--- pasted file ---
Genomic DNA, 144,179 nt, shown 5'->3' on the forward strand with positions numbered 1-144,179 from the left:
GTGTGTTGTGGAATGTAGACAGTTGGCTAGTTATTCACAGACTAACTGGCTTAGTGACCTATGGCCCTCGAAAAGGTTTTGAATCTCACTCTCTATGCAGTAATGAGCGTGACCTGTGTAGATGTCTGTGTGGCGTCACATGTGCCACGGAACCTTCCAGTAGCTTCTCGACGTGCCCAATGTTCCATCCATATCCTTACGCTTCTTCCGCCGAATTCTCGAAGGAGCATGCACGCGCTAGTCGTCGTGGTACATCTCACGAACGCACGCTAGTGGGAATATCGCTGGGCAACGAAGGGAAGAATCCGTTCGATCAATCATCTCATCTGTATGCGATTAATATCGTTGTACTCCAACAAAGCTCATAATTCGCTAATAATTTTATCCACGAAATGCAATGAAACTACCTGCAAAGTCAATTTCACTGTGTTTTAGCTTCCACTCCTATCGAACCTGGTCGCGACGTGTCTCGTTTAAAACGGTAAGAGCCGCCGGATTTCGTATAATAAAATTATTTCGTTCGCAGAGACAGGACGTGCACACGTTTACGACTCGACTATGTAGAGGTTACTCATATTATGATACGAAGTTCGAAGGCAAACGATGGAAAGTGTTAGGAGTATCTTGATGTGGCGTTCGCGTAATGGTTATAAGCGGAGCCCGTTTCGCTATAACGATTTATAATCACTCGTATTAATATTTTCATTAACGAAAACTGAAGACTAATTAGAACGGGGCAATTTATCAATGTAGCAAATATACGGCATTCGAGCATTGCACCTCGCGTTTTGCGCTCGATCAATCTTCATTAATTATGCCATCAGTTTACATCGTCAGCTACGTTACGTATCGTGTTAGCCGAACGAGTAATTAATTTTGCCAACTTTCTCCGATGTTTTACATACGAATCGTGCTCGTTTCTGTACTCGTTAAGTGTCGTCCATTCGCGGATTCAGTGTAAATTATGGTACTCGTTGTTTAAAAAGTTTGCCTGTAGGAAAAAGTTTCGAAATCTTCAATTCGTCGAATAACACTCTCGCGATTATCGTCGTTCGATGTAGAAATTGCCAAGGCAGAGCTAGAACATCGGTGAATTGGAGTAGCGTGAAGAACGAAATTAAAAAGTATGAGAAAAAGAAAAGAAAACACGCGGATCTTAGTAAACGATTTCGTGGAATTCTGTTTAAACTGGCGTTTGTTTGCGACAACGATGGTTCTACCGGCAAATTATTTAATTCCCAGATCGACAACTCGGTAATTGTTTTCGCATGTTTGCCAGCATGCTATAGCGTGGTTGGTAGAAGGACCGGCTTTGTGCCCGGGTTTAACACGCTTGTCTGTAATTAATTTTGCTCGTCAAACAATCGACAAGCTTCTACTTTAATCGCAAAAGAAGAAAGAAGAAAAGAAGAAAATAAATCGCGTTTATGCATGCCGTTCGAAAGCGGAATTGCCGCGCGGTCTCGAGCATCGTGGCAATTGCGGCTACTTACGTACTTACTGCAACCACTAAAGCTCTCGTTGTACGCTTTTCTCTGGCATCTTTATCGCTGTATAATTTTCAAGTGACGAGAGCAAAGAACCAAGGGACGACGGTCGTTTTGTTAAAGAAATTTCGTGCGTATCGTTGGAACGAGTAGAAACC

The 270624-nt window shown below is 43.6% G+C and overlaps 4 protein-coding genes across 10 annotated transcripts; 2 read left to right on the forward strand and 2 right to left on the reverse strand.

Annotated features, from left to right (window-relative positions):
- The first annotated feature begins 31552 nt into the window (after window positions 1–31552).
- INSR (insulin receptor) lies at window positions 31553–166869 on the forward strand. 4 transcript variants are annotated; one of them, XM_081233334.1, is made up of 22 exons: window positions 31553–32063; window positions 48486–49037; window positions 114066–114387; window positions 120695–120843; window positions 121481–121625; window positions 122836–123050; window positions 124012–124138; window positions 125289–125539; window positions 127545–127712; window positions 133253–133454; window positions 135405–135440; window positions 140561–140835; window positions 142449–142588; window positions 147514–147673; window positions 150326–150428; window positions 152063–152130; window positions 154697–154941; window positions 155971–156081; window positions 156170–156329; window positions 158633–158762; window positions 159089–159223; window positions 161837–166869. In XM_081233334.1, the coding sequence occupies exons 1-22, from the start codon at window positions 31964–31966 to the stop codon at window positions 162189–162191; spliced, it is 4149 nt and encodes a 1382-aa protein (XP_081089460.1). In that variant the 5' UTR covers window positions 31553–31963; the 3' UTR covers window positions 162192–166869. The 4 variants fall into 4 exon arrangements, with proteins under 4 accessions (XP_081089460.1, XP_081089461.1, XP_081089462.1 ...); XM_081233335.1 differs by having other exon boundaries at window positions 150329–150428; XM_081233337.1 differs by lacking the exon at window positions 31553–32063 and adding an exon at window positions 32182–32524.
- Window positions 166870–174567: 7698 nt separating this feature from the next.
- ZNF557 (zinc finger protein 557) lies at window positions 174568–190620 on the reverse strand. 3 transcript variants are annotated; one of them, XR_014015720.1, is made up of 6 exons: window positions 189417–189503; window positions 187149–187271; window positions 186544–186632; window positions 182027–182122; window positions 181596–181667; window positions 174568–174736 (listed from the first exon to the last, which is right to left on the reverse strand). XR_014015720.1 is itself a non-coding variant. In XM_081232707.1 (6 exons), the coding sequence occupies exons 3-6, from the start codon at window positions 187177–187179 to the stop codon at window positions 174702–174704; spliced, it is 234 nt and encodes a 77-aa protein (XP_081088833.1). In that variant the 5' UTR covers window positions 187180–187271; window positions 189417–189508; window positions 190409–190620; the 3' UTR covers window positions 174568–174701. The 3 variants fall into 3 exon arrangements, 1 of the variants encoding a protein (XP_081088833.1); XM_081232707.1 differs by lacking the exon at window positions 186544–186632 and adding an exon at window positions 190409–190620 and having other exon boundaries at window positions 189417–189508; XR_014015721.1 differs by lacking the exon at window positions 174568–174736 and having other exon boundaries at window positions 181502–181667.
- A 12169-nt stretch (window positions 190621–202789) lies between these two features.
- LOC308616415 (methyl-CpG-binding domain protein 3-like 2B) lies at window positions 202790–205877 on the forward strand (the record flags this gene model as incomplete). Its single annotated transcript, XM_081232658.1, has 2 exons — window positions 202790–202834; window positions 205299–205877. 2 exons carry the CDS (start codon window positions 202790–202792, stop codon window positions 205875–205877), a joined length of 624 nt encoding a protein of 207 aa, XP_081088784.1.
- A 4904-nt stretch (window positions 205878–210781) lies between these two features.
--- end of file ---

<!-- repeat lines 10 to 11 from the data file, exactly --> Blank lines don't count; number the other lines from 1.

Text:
- LOC308616415 (methyl-CpG-binding domain protein 3-like 2B) lies at window positions 202790–205877 on the forward strand (the record flags this gene model as incomplete). Its single annotated transcript, XM_081232658.1, has 2 exons — window positions 202790–202834; window positions 205299–205877. 2 exons carry the CDS (start codon window positions 202790–202792, stop codon window positions 205875–205877), a joined length of 624 nt encoding a protein of 207 aa, XP_081088784.1.
- A 4904-nt stretch (window positions 205878–210781) lies between these two features.